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Category Archives: February

Canada’s Worst Avalanche Disaster

The 1910 Rogers Pass Avalanche killed 58 men clearing a railroad line near the summit of Rogers Pass across the Selkirk Mountains in British Columbia on March 4, 1910. It is Canada’s worst avalanche disaster.

Photo of workers recovering bodies from the avalanche

Workers recover bodies and clear the tracks on March 5, 1910.

The winter of 1909–1910 provided conditions particularly conducive to avalanches; many slides experienced during January and February. On March 1, 96 people were killed further south into the Wellington avalanche in Washington State.

Three days later, on the evening of March 4, work crews were dispatched to clear a big slide which had fallen from Cheops Mountain, and buried the tracks just south of Shed 17. The crew consisted of a locomotive-driven rotary snowplow and 59 men. Time was critical as westbound CPR Train Number 97 was just entering the Rocky Mountains, bound for Vancouver.

Half an hour before midnight as the track was nearly clear, an unexpected avalanche swept down the opposite side of the track to the first fall. Around 400 metres of track were buried. The 91-ton locomotive and plow were hurled 15 metres to land upside-down. The wooden cars behind the locomotive were crushed and all but one of the workmen were instantly buried into the deep snow.

The only survivor was Billy Lachance, the locomotive fireman, who had been knocked over by the wind accompanying the fall but otherwise remained unscathed.

When news of the disaster reached nearby Revelstoke, a relief train consisting of 200 railmen, physicians and nurses was sent to the scene. They found no casualties to take care of; it became a mission to clear the tracks and recover the bodies beneath 10 metres of snow. Several of the dead were found standing upright, frozen in place. Among the dead were 32 Japanese workers.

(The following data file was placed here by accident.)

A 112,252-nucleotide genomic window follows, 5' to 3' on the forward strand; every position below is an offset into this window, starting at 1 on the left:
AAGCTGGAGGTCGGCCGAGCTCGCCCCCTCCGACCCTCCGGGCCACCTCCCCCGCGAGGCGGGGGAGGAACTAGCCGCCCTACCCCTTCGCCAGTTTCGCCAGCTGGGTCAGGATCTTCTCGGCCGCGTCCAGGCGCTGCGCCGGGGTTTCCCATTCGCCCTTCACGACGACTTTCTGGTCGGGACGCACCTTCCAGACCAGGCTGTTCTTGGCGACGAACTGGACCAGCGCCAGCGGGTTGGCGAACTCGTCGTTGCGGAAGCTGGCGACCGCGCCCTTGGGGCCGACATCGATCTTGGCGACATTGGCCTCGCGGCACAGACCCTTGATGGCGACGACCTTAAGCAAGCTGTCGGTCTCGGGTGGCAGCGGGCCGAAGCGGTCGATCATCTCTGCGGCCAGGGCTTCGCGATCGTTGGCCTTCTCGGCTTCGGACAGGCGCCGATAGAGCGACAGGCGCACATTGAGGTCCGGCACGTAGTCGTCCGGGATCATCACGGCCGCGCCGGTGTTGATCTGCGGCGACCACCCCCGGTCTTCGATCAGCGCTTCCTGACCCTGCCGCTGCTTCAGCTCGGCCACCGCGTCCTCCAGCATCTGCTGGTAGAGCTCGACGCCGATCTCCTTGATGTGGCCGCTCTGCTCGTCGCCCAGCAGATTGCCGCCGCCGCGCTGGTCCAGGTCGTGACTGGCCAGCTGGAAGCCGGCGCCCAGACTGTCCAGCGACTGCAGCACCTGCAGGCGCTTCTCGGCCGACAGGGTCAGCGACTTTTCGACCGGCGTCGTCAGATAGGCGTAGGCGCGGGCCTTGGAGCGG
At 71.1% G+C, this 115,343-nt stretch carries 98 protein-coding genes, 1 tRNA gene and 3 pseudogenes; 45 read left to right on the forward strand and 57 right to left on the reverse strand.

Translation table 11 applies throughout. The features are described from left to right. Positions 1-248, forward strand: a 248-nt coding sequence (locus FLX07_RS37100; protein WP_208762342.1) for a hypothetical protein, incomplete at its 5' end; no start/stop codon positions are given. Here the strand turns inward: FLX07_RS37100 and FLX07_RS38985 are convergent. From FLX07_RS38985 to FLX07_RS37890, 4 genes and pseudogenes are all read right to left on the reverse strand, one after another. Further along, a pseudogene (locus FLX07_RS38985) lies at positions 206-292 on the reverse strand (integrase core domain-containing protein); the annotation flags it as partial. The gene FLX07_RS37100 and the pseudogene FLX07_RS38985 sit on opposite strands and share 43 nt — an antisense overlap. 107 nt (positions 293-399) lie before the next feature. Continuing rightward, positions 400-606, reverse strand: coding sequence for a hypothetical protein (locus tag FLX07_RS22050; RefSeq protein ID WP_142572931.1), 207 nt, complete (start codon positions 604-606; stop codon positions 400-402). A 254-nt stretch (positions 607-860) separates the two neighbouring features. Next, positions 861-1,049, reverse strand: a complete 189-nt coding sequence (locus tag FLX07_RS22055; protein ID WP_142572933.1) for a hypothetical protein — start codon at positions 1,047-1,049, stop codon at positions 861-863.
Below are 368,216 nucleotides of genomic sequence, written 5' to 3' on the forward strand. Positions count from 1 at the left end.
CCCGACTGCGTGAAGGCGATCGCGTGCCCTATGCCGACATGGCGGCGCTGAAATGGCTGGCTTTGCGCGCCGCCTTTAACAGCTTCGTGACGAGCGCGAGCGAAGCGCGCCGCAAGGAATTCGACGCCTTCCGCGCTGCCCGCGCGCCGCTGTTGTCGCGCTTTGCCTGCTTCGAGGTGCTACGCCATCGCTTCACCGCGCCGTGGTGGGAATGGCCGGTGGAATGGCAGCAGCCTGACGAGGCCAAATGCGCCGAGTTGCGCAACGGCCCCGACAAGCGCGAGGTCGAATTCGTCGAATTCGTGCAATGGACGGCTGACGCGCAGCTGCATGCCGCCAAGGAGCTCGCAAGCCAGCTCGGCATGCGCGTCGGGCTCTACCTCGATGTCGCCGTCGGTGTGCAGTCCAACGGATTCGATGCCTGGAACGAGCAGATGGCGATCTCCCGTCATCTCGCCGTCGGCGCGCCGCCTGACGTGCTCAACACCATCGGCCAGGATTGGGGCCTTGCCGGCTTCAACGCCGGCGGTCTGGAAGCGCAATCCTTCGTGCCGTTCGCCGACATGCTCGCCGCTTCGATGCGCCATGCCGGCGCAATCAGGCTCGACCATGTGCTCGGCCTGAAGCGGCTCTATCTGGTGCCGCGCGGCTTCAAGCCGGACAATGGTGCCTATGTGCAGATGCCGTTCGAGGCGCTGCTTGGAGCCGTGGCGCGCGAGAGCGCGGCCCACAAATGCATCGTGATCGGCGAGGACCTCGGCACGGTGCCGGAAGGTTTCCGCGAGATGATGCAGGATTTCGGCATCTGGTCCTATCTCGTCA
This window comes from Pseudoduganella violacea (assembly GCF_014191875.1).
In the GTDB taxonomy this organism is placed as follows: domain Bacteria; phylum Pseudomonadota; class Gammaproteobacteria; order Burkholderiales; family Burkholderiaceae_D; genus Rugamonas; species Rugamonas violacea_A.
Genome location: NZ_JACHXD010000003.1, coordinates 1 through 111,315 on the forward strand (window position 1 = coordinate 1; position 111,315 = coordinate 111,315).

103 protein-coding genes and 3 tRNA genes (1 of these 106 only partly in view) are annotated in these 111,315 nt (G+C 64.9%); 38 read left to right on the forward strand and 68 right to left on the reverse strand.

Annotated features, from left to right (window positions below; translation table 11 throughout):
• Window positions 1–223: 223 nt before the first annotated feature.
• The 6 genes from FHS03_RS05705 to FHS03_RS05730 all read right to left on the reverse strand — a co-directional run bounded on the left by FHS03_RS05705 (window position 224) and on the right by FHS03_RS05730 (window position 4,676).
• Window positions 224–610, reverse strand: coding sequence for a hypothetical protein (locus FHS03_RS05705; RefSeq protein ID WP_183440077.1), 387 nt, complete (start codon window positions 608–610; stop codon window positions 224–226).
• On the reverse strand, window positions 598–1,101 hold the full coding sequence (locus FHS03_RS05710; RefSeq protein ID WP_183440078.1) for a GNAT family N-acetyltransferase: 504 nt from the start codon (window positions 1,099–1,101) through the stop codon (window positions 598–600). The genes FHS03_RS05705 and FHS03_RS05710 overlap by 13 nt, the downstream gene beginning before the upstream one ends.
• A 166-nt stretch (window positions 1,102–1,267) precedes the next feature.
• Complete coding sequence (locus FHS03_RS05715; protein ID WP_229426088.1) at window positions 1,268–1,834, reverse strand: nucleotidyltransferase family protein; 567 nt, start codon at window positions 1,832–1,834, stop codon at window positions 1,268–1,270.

The disaster was not the first to befall the pass; in all over 200 people had been killed by avalanches there since the line was opened 26 years before. The CPR finally accepted defeat and in 1913 began boring the five-mile long Connaught Tunnel through Mount Macdonald, at the time Canada’s longest tunnel, so bypassing the hazard of Rogers Pass. It was opened on December 13, 1916, and the railway abandoned the pass.

To read a wonderfully written article, with photos and a map, I suggest clicking your way to the Weather Doctor.

Stay warm and safe everyone!

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This week in Canadian History – February Week 1

Francois de Laval

Francois de Laval

You know the expression, “it would take an earthquake to move him,” to describe someone who is stubborn? Well, it took an earthquake on February 5, 1663 to move people to stop selling liquor to the Natives … even then the effect didn’t last very long.

One of the worst problems in early Canada was caused by people who plied the natives with liquor and then stole their furs. Even in the late 1800’s, unscrupulous traders persuaded many Indians and Metis in western Canada, to give up their allotments of land in exchange for bottles of whiskey.

Francois de Laval, the first Bishop of Quebec, waged a continual battle against the liquor trade. When his own appeals did not have an effect, he urged King Louis XIV and his minister, Colbert, to take action. There was much discussion, but no effective action was taken. Finally Bishop Laval decreed that people selling liquor to the Natives would be excommunicated from the Church. Even this was unsuccessful, and Laval persuaded Governor d’Avaugour to impose the death penalty on people who were guilty!